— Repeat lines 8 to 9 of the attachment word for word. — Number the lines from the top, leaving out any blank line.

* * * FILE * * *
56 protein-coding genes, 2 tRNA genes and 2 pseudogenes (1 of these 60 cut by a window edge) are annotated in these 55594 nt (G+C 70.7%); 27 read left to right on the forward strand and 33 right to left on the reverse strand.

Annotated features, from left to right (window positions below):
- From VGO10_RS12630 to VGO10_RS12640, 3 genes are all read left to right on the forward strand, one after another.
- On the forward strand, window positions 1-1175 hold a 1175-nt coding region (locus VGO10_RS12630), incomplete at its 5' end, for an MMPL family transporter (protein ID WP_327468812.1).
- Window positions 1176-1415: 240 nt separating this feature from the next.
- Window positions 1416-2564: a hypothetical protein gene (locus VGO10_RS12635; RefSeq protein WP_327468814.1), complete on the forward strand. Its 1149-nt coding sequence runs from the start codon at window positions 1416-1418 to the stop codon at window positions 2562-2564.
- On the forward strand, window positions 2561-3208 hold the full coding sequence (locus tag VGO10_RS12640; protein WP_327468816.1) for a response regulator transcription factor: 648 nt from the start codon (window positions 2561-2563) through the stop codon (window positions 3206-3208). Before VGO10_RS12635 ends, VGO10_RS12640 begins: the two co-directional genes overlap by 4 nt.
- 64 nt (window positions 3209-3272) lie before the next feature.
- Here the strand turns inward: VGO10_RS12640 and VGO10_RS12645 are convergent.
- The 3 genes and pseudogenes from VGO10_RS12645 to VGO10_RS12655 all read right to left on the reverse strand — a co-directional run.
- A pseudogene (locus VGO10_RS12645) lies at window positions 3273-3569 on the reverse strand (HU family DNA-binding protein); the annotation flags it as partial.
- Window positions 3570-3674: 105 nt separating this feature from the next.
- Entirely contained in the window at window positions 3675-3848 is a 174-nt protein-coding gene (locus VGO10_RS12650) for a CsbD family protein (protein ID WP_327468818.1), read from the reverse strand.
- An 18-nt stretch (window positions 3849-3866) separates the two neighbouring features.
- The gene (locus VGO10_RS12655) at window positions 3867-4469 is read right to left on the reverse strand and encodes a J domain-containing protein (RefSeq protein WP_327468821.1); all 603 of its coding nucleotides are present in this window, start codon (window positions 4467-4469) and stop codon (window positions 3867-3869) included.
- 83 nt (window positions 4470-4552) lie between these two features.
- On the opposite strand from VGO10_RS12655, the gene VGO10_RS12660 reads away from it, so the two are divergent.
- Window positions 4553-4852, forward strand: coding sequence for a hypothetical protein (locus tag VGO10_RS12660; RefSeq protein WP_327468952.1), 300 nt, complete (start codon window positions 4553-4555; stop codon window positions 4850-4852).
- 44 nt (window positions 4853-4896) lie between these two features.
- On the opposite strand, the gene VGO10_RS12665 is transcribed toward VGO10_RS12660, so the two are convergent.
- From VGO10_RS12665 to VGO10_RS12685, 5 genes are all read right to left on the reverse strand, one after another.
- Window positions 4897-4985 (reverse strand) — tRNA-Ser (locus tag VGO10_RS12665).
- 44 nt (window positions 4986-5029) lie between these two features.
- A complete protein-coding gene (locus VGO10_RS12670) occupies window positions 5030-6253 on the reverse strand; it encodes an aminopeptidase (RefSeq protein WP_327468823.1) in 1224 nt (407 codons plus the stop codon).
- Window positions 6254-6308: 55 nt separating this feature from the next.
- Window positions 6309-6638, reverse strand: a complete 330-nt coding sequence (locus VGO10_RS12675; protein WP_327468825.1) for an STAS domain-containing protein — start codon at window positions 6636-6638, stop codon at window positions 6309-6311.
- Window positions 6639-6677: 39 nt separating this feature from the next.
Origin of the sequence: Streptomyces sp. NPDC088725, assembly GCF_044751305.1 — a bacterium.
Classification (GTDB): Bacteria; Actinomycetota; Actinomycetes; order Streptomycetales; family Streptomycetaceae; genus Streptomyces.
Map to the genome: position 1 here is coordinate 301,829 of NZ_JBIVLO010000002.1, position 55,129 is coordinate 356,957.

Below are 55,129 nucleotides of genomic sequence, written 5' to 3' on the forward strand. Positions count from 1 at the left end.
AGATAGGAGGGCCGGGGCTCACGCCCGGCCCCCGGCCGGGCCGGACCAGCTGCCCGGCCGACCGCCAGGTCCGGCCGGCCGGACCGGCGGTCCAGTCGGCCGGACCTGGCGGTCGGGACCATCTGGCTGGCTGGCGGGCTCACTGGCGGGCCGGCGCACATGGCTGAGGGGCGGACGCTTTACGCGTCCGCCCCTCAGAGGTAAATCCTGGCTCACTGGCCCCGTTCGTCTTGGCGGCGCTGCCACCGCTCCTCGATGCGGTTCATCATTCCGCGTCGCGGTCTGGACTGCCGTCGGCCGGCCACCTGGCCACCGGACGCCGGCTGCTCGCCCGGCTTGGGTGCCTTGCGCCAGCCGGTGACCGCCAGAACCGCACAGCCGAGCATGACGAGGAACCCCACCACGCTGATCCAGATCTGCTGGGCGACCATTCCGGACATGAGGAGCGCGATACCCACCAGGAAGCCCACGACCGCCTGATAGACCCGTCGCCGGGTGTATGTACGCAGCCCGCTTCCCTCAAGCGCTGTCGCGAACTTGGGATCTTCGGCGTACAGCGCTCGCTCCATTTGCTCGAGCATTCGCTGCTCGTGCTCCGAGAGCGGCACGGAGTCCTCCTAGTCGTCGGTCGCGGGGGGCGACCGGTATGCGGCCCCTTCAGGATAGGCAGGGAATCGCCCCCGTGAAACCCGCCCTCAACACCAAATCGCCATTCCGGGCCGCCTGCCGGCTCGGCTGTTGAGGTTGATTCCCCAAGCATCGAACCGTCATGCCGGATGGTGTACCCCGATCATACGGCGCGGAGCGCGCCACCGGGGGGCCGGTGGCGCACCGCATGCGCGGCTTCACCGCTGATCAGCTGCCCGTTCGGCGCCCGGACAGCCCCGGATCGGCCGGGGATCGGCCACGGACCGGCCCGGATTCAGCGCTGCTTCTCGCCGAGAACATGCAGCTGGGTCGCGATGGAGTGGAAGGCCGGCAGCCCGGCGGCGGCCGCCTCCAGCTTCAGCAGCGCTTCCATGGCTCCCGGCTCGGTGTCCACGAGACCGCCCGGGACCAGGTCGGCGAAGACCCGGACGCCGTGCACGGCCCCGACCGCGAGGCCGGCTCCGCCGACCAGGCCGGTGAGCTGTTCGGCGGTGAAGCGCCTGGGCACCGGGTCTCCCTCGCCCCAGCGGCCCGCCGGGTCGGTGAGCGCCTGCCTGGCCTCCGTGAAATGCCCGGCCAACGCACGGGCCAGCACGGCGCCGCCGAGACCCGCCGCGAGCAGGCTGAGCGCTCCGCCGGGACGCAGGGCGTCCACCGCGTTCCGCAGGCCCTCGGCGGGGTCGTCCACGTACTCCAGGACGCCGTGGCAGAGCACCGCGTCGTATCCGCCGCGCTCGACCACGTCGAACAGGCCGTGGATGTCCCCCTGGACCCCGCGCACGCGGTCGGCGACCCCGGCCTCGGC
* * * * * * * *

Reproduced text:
- 64 nt (window positions 3209-3272) lie before the next feature.
- Here the strand turns inward: VGO10_RS12640 and VGO10_RS12645 are convergent.